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Tullis v. Valeska

United States District Court, M.D. Alabama, Southern Division

June 18, 2015

LISA MCKINLEY TULLIS, Plaintiff,
v.
D.A. DOUGLAS A. VALESKA, et al., Defendants.

RECOMMENDATION OF THE MAGISTRATE JUDGE

CHARLES S. COODY, Magistrate Judge.

Plaintiff, an inmate incarcerated at the Tutwiler Prison for Women in Wetumpka, Alabama, filed this 42 U.S.C. § 1983 complaint on February 2, 2015, against District Attorney Douglas Valeska, Assistant District Attorney Andy Robinson, and Assistant District Attorney Kristen Shields.[1] Plaintiff alleges that rights, privileges, or immunities afforded her under the Constitution or laws of the United States were abridged due to the conduct and actions of Defendants regarding her state criminal court proceedings. Plaintiff requests that Defendants be terminated, reprimanded, or punished for failing to properly handle the prosecution of her criminal case. Upon review, the court concludes that dismissal prior to service of process is appropriate under 28 U.S.C. § 1915(e)(2)(B).[2]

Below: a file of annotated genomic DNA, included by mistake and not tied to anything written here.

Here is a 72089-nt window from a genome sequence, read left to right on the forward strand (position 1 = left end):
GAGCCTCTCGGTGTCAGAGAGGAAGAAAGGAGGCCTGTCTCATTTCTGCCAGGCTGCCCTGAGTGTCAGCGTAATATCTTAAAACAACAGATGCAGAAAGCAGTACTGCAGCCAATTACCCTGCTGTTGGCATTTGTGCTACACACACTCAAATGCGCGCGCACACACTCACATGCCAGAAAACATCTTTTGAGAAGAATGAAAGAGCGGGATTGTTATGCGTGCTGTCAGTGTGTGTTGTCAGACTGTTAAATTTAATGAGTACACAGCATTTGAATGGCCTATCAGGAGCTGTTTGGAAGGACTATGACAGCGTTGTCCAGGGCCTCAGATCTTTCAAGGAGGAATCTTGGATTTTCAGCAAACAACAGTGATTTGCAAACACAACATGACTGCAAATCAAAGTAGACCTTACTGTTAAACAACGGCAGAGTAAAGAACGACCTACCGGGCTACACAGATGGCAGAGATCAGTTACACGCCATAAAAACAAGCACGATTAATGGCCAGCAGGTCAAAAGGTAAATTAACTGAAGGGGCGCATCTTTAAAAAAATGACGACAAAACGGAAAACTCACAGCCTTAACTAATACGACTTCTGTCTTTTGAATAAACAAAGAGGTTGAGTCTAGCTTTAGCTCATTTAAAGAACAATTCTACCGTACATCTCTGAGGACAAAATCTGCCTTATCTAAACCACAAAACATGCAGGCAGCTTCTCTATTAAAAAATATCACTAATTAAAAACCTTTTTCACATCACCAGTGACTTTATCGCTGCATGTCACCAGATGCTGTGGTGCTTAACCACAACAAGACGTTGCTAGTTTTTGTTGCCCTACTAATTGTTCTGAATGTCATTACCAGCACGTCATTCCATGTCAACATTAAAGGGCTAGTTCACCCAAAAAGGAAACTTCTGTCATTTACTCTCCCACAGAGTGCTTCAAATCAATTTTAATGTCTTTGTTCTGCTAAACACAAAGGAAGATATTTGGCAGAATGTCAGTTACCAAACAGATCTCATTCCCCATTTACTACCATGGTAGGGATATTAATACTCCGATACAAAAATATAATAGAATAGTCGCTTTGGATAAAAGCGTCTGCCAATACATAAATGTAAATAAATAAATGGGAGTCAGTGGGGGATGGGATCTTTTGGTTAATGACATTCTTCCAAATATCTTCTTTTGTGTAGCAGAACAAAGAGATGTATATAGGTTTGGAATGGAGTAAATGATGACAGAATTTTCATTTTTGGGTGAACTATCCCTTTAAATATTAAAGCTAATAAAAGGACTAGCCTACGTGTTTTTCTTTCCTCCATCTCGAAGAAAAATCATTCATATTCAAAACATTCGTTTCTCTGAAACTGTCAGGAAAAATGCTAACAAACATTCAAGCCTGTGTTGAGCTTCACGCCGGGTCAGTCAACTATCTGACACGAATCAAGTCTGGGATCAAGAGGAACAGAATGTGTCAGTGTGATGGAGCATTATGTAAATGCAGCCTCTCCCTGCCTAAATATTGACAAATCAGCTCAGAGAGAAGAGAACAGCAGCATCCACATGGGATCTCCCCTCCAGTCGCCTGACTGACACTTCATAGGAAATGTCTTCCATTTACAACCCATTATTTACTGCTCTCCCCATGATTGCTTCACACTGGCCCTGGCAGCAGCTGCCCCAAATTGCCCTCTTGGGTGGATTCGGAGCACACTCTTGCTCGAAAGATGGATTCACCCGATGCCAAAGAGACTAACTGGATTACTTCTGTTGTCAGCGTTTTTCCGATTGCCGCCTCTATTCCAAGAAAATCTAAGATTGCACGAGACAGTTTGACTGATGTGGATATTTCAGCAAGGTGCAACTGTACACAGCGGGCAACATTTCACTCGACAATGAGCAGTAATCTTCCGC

I. DISCUSSION

Plaintiff alleges the following against the named defendants:

D.A. Douglas A. Valeska has been harassing Tullis since 1990. The charges that he help Tullis to be indicted of attempted murder was conspired with the help of false perjury statements from State witnesses to the Grand Jury and he knew this was perjury did nothing to intervene. Allowed his team of prosecutors to go forward with this charge and his conspiracy scheme.

Doc. No. 1 at 3.

A. Claims Barred by the Statute of Limitations